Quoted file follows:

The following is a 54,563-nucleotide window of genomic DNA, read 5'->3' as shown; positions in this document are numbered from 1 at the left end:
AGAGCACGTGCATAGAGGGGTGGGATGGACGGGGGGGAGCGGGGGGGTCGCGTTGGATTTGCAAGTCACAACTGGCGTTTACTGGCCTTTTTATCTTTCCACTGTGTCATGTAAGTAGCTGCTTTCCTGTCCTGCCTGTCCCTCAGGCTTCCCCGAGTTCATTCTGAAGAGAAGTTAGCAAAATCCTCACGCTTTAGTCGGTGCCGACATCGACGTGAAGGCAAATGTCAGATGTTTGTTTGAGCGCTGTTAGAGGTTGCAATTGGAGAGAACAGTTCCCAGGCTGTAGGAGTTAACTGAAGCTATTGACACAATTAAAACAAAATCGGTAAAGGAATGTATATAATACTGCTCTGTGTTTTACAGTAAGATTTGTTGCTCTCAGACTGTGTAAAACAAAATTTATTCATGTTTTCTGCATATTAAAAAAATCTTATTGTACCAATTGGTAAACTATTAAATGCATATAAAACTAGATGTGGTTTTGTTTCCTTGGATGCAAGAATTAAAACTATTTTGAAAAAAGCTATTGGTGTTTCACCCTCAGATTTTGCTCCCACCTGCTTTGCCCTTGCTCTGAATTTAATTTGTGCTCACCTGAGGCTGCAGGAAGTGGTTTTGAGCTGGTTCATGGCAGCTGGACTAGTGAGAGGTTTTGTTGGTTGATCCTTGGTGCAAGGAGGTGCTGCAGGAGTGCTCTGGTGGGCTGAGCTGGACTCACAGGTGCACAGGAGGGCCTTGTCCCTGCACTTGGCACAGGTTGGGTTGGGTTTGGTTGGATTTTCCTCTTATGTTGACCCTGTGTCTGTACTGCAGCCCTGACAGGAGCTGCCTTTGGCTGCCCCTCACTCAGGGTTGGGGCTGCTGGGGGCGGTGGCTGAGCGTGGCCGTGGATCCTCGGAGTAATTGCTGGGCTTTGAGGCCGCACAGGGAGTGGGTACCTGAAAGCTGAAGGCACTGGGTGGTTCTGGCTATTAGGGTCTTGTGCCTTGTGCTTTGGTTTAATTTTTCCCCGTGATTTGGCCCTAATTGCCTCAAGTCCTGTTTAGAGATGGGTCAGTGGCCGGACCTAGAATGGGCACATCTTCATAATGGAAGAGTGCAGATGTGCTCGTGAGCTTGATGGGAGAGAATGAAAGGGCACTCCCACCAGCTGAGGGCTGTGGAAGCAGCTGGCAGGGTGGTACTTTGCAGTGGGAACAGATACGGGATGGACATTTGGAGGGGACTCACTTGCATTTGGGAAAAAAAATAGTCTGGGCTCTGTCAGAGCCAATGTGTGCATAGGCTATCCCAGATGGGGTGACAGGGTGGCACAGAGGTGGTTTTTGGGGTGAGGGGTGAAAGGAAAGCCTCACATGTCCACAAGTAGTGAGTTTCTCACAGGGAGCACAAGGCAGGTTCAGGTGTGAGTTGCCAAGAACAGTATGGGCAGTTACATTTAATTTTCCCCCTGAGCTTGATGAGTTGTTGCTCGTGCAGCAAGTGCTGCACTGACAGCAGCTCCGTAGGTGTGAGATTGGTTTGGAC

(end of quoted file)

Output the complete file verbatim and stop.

The following is a 54,563-nucleotide window of genomic DNA, read 5'->3' as shown; positions in this document are numbered from 1 at the left end:
AGAGCACGTGCATAGAGGGGTGGGATGGACGGGGGGGAGCGGGGGGGTCGCGTTGGATTTGCAAGTCACAACTGGCGTTTACTGGCCTTTTTATCTTTCCACTGTGTCATGTAAGTAGCTGCTTTCCTGTCCTGCCTGTCCCTCAGGCTTCCCCGAGTTCATTCTGAAGAGAAGTTAGCAAAATCCTCACGCTTTAGTCGGTGCCGACATCGACGTGAAGGCAAATGTCAGATGTTTGTTTGAGCGCTGTTAGAGGTTGCAATTGGAGAGAACAGTTCCCAGGCTGTAGGAGTTAACTGAAGCTATTGACACAATTAAAACAAAATCGGTAAAGGAATGTATATAATACTGCTCTGTGTTTTACAGTAAGATTTGTTGCTCTCAGACTGTGTAAAACAAAATTTATTCATGTTTTCTGCATATTAAAAAAATCTTATTGTACCAATTGGTAAACTATTAAATGCATATAAAACTAGATGTGGTTTTGTTTCCTTGGATGCAAGAATTAAAACTATTTTGAAAAAAGCTATTGGTGTTTCACCCTCAGATTTTGCTCCCACCTGCTTTGCCCTTGCTCTGAATTTAATTTGTGCTCACCTGAGGCTGCAGGAAGTGGTTTTGAGCTGGTTCATGGCAGCTGGACTAGTGAGAGGTTTTGTTGGTTGATCCTTGGTGCAAGGAGGTGCTGCAGGAGTGCTCTGGTGGGCTGAGCTGGACTCACAGGTGCACAGGAGGGCCTTGTCCCTGCACTTGGCACAGGTTGGGTTGGGTTTGGTTGGATTTTCCTCTTATGTTGACCCTGTGTCTGTACTGCAGCCCTGACAGGAGCTGCCTTTGGCTGCCCCTCACTCAGGGTTGGGGCTGCTGGGGGCGGTGGCTGAGCGTGGCCGTGGATCCTCGGAGTAATTGCTGGGCTTTGAGGCCGCACAGGGAGTGGGTACCTGAAAGCTGAAGGCACTGGGTGGTTCTGGCTATTAGGGTCTTGTGCCTTGTGCTTTGGTTTAATTTTTCCCCGTGATTTGGCCCTAATTGCCTCAAGTCCTGTTTAGAGATGGGTCAGTGGCCGGACCTAGAATGGGCACATCTTCATAATGGAAGAGTGCAGATGTGCTCGTGAGCTTGATGGGAGAGAATGAAAGGGCACTCCCACCAGCTGAGGGCTGTGGAAGCAGCTGGCAGGGTGGTACTTTGCAGTGGGAACAGATACGGGATGGACATTTGGAGGGGACTCACTTGCATTTGGGAAAAAAAATAGTCTGGGCTCTGTCAGAGCCAATGTGTGCATAGGCTATCCCAGATGGGGTGACAGGGTGGCACAGAGGTGGTTTTTGGGGTGAGGGGTGAAAGGAAAGCCTCACATGTCCACAAGTAGTGAGTTTCTCACAGGGAGCACAAGGCAGGTTCAGGTGTGAGTTGCCAAGAACAGTATGGGCAGTTACATTTAATTTTCCCCCTGAGCTTGATGAGTTGTTGCTCGTGCAGCAAGTGCTGCACTGACAGCAGCTCCGTAGGTGTGAGATTGGTTTGGAC